I love that it's historically accurate, and that every deviation from historical fact is something that has been carefully considered by LMM, and changed in service to the musical - nothing is random, or simply mistaken. But it's also wonderfully contemporary - the political debates in particular are masterpieces. Rap battles - why not? It's perfect, and feels so very relevant. But it's also hilarious. I laugh to myself every time I hear 'I'm a General - wheeeeee!' or every time I hear 'Never gon' be President now' and picture Jefferson merrily flinging paper everywhere as he and King George frolic across the stage. It's so full of energy, which of course all musicals are, even the tragic ones, but there seems to be a particular kind of vibrancy to Hamilton, which may come at least in part from the cast and fans all being aware that they are part of something very special here. (And also in part from Lin because did I mention he's a genius)

And, of course, I love the story. And the characters. Hamilton, I realised the other day, falls very clearly into one of my favourite categories of characters - the super-driven-to-the-point-of-near-hysteria character, whose own forward momentum powers them out of (and, frequently, into) impossible situations. I was thinking a lot the other day about how much he reminds me of Miles Vorkosigan, or Locke Lamora. Lin himself has linked him (on twitter) with Leslie Knope and since I've recently rewatched The Hour he reminds me of Freddy. It's ironic that I love these kinds of characters, really, as I am the least driven person ever. Ambition is not really a word in my vocabulary, much to my parents' confusion. Most days I want to curl up and not exist, not change the world through force of will alone. So why I'm drawn to these characters, I'm not really sure. I know I would find them utterly exhausting if I were to meet them in real life. But I love them on the page, on the screen, in fiction, in history. I love Hamilton, and the journey he goes on. I don't have the words to sum it up here (sorry, Hamilton, I'm letting you down). I love young, idealistic, passionate Hamilton, who breaks my heart (see Lin's intonation. 'I'm not-') and I love slightly older, still passionate Hamilton who fucking fucks everything up. His journey from impoverished bastard orphan immigrant to General Washington's right hand man to Secretary of the Treasury is mindblowing and empowering, and watching it all crumble away at the end is just...well, I know everybody else in the world cries listening to this musical. I don't cry listening to this musical. I never have, and I don't have to skip over certain songs (in fact I can't - have to listen to it all the way through) - but that is because I'm probably some sort of inhuman thing who is incapable of processing proper emotions, not because it is not utterly destroying to listen to.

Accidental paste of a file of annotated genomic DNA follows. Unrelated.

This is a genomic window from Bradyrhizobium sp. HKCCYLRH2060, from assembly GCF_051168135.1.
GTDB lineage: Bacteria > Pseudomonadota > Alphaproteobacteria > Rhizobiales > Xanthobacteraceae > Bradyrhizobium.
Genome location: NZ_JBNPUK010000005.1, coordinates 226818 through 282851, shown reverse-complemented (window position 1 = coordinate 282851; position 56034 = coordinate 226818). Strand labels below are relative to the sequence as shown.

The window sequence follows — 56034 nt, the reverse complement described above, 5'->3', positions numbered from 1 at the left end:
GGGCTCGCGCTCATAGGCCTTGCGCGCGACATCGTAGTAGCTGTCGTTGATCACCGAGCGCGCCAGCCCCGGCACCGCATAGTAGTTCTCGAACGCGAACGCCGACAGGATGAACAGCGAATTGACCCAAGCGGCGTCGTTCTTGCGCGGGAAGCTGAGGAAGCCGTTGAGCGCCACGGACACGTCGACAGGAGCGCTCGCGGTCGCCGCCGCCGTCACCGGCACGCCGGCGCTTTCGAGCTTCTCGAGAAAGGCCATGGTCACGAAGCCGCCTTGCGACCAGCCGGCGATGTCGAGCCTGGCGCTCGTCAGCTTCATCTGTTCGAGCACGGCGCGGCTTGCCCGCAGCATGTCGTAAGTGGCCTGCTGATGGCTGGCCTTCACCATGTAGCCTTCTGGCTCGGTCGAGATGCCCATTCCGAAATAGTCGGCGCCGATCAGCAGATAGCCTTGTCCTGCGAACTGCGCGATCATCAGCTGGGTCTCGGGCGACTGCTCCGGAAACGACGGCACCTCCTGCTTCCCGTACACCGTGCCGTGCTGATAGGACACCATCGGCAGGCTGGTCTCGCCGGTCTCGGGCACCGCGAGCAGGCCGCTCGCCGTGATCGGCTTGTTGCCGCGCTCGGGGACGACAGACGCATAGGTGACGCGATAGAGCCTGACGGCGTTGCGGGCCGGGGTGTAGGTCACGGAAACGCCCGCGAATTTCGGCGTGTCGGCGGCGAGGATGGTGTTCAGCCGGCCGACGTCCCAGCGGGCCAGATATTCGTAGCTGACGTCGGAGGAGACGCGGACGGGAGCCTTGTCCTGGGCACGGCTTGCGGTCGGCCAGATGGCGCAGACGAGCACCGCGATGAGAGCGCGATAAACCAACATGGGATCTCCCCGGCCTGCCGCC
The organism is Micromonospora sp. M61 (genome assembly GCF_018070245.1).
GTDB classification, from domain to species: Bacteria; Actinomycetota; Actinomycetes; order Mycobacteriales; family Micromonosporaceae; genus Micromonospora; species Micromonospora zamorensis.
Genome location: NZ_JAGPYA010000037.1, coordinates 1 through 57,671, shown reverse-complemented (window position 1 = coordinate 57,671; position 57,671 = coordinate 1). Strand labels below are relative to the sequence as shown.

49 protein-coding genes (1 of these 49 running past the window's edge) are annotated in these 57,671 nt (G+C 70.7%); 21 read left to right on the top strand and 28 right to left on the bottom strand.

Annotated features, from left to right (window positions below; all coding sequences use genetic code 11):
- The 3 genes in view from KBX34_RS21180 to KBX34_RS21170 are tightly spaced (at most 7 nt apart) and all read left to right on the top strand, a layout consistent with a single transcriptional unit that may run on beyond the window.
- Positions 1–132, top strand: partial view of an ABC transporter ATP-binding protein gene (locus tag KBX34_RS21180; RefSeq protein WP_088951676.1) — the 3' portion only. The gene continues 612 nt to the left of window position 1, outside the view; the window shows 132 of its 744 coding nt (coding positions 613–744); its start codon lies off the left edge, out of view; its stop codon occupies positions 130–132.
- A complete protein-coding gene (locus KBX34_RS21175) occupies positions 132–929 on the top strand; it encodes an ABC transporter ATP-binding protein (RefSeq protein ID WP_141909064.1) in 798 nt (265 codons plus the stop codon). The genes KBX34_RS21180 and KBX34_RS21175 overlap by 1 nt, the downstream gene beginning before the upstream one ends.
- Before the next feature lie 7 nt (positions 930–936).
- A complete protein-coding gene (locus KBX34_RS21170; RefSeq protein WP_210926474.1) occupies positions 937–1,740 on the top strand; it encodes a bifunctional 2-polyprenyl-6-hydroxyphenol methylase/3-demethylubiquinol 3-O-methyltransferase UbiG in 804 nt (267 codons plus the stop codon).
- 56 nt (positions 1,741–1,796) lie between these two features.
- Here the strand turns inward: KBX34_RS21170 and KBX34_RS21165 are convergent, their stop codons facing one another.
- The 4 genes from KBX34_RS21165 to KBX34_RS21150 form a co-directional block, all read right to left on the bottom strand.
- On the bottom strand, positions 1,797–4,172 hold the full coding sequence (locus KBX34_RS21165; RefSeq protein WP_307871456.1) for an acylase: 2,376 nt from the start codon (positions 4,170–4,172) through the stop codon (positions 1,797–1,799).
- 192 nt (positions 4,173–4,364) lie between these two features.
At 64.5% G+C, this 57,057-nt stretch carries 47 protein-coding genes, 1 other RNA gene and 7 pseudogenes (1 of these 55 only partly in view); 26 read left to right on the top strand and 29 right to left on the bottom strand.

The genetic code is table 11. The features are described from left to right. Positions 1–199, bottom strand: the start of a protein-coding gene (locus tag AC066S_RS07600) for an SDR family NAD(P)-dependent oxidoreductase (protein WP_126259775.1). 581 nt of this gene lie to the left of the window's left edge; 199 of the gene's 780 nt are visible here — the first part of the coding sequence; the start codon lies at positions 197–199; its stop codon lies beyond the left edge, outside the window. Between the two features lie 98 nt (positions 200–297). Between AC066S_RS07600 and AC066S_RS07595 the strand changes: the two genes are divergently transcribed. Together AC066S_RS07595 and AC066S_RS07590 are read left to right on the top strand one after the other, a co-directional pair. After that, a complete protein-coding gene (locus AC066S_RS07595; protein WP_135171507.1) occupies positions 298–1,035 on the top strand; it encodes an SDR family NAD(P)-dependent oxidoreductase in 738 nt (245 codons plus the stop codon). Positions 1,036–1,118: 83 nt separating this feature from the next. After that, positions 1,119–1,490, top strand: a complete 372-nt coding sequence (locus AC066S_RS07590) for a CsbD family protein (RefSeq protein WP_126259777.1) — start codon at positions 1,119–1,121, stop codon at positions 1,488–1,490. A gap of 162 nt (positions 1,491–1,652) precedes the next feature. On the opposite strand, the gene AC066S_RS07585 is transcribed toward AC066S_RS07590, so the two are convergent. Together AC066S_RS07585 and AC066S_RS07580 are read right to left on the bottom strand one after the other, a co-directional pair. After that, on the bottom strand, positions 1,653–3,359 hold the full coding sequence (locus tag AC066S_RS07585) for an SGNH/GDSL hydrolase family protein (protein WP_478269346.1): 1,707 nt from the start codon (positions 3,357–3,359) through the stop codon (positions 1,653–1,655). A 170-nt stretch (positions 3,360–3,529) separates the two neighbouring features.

I love Angelica and Eliza, who also break my heart. Everyone breaks my heart. Burr breaks my heart. Oh, Burr. You should have stuck to law. I love that they're all so human in their actions and their relationships. (Though ALEX GET A GRIP DEAR GOD YOU WERE LITERALLY OFFERED A THREESOME IN THE PREVIOUS SONG JUST SAY NO TO THIS- Ahem) The duels, the sense of a spring coil tightening (or a finger pressing slowly down on a trigger, WAIT-) and history repeating is unbearable (unBurrable. Sorry) - the way you can see the moments when it all could have gone differently. They way Burr holds back all his life, except when it matters, and the way Hamilton refuses to throw away his shot, except when it matters, and then everything is terrible. But I love the focus on Eliza's kindness and endurance, and on Angelica supporting her sister, I love the repeated mentions of Laurens' fight for abolition of slavery, Washington's awareness of his place in history and Burr as a nuanced man, not the villain he has been seen as ever since. So many people - myself included - can thoroughly empathise with Burr, even as we admire and support Hamilton.